Source mode

MDN's editor has a prominent button that gives you the ability to switch into source editing mode. In this mode, you see the underlying HTML for the body of the article you're editing. This guide will help you understand what you can do with MDN's wiki content source editing mode, what you should do with it, and, most importantly, what not to do.

Before you consider using source mode, please note that we strongly urge you not to. Unless what you're doing is something you simply have to do in order to meet our style guide (we do have required features that unfortunately can't be created without using source mode yet), you shouldn't need to use source mode. See Warnings and caveats below.

Accessing source mode

Getting into source mode is easy. Perhaps too easy. Click the Source button at the top-left corner of the editor's toolbar, as shown below.

Partial screenshot of the editor toolbar, with the Source mode button highlighted

Due to formatting, images, and the like, it's very possible that the source is so much shorter (vertical length-wise) than the WYSIWYG content that you may need to scroll up quite a lot to find the source within the edit box.

Warnings and caveats

As mentioned previously, you should only rarely need to use source mode. There are a few very specific things you can only do by tweaking the source. Eventually we will update the editing interface to handle those things for you.

Anything that's not expressly described somewhere in the MDN contributor guide should not be added to the source. That means:

  • No custom fonts or styles; if it's not part of our standard look and feel, don't do it.
  • No special colors. Use only the colors that are part of the standard look and feel of MDN, provided by the styles we use.

Working in source mode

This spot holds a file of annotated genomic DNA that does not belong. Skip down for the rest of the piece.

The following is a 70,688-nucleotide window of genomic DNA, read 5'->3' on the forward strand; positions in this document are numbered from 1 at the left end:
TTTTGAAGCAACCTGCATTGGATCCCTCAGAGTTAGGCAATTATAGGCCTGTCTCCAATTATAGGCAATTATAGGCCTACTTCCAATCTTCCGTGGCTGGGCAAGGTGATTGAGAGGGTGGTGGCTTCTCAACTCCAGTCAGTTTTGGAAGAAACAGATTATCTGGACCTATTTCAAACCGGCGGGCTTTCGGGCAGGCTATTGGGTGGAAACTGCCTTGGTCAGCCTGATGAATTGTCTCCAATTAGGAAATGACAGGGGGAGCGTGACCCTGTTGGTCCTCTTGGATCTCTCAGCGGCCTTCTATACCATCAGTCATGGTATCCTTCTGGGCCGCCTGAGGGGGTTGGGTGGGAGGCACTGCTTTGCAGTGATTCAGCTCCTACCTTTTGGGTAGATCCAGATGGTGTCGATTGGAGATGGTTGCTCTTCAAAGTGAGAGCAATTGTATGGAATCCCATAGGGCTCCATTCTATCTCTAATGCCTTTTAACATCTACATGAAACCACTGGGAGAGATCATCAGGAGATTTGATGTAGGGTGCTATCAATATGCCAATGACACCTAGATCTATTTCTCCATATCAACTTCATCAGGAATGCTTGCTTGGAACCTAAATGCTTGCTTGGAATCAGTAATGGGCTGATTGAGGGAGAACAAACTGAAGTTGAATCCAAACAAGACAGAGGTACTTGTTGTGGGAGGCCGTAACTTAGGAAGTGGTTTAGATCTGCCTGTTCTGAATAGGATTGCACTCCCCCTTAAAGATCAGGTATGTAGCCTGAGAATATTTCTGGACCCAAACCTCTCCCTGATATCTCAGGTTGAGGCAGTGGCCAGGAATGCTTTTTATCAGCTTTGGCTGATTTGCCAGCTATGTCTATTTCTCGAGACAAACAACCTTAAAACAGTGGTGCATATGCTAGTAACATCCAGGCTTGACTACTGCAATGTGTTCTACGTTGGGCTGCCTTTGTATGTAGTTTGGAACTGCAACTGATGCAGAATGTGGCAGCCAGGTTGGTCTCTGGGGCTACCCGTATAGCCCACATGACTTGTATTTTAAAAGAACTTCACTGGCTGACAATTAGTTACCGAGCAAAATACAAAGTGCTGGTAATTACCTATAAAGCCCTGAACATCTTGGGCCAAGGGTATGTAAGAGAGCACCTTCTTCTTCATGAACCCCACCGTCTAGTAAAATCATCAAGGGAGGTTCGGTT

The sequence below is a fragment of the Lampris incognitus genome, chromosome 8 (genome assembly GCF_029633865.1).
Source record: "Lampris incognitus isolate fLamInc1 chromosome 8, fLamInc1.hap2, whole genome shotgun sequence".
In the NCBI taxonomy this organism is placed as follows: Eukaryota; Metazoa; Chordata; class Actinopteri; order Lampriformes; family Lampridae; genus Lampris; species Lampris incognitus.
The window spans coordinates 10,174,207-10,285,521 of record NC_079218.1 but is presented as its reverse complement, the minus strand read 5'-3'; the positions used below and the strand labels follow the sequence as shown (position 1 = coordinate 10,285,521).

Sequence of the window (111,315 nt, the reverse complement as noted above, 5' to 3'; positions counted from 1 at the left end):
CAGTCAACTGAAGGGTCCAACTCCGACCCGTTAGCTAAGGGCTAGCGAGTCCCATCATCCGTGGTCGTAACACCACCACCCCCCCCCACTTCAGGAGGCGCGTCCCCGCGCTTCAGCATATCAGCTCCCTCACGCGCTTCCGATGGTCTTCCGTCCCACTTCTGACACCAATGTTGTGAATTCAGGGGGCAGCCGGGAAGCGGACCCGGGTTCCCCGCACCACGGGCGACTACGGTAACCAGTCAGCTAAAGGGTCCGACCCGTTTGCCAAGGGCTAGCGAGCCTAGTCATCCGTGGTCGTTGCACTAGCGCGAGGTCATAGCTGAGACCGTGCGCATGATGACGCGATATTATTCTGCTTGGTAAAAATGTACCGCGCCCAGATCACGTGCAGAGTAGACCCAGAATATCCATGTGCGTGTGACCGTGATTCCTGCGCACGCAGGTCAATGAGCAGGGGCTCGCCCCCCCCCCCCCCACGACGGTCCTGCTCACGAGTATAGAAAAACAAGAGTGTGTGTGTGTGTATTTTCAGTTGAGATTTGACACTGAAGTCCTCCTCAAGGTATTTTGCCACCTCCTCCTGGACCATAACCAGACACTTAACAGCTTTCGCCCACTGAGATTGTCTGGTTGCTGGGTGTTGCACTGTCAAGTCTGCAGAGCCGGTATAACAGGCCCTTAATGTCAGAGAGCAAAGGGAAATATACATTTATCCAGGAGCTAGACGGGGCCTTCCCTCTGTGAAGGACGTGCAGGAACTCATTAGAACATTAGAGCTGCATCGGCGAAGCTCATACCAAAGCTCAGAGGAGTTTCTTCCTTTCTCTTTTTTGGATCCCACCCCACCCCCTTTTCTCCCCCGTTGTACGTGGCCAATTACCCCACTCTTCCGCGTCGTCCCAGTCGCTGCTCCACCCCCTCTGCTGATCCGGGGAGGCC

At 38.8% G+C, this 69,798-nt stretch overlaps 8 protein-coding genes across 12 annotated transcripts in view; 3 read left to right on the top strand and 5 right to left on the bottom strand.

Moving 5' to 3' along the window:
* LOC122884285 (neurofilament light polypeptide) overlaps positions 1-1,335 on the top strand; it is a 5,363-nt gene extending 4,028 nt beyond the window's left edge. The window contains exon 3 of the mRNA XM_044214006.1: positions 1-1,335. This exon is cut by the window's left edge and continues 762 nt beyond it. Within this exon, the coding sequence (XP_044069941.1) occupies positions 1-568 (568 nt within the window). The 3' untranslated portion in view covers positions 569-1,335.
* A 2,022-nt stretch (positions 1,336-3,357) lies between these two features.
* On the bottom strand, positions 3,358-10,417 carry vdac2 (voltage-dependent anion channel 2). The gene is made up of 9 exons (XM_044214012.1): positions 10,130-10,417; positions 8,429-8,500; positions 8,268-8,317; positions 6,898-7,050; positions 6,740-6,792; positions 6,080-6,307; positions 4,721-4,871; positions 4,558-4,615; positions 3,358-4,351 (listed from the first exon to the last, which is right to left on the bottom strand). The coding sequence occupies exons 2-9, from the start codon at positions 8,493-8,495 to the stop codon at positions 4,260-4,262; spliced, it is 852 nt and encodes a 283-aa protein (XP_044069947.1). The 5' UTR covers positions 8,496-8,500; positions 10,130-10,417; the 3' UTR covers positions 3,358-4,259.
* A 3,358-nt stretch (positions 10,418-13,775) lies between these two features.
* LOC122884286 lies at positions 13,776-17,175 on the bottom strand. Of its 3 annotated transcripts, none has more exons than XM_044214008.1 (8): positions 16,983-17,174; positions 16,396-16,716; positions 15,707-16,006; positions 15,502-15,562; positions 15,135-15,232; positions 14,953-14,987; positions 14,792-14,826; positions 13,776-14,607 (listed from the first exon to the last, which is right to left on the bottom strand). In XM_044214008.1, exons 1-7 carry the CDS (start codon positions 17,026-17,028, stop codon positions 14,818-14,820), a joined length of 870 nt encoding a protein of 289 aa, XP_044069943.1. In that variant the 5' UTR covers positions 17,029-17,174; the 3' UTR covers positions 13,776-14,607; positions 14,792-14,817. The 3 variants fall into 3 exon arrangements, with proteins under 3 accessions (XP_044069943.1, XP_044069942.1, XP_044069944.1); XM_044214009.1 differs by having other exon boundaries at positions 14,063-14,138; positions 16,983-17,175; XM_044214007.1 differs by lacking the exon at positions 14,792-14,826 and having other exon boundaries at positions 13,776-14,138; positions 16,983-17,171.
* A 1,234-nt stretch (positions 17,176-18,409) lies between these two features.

Once you're in source mode, you're editing the raw HTML that makes up the content of a wiki page. While you're unconstrained by the editor, you need to do everything you can to make sure your work matches the style guide and that it works safely and reliably.

You should usually only work in source mode for brief tweaks rather than for an extended period of writing time.

Unfortunately, the Tab key doesn't work in our source editor at this time. Please insert two spaces for each place where you would normally use the Tab key.

If you use any HTML elements or attributes that MDN doesn't allow, they will be removed from the HTML when your document is saved. In addition, the document's HTML will be reformatted to keep it moderately readable and consistent.

Legitimate uses for source mode

There are a few specific cases in which the only way to follow MDN's style guide is to resort to the use of source mode. This section covers these cases and how to properly implement these features without breaking other things.

Highlighting lines in sample code

Within the sample code snippet blocks established using the PRE or Syntax Highlighter buttons in the toolbar's block group, you may wish to call special attention to specific lines of code. The only way to do this is to open source mode, find the <pre> block containing the code, and edit the <pre> tag's class attribute to include a highlight component formatted as follows:

  • highlight[lineNum1, lineNum2, ..., lineNumN]

For example, if the existing tag is <pre class="brush: js">, and you want to add highlighting to lines 4 and 7, you would change it to <pre class="brush:js; highlight:[4,7]">.

Let's look at a more complete example:

Before highlighting With highlighting
var canvas = document.getElementById("canvas");
var ctx = canvas.getContext("2d");

var path1 = new Path2D();
path1.rect(10, 10, 100, 100);

var path2 = new Path2D(path1);
path2.moveTo(220, 60);
path2.arc(170, 60, 50, 0, 2 * Math.PI);

ctx.stroke(path2);

Here, the <pre> tag is: <pre class="brush: js">

var canvas = document.getElementById("canvas");
var ctx = canvas.getContext("2d");

var path1 = new Path2D();
path1.rect(10, 10, 100, 100);

var path2 = new Path2D(path1);
path2.moveTo(220, 60);
path2.arc(170, 60, 50, 0, 2 * Math.PI);

ctx.stroke(path2);

And here, the <pre> tag has been changed to: <pre class="brush: js; highlight:[4,7]">

Styles that don't have toolbar buttons

We have some styles we use on MDN that are not available using the normal user interface. Fortunately, these aren't used very often. Some examples are:

  • To apply they "keyboard" style, you need to enclose the text of the key's name in the <kbd> element. We have no user interface for this yet. So drop into source mode and wrap the key name in <kbd>. For example, if the source is:
    <p>Press the <kbd>Enter</kbd> key to start the countdown.</p>

    The result is:

    Press the Enter key to start the countdown.

  • Some very uncommon styles used on specialized pages also need to be added by hand. This is especially common with group boxes. That's why we have macros that help to build many of the landing page components automatically.

Document Tags and Contributors

 Contributors to this page: Sheppy, jswisher, sparklust, kscarfone
 Last updated by: Sheppy,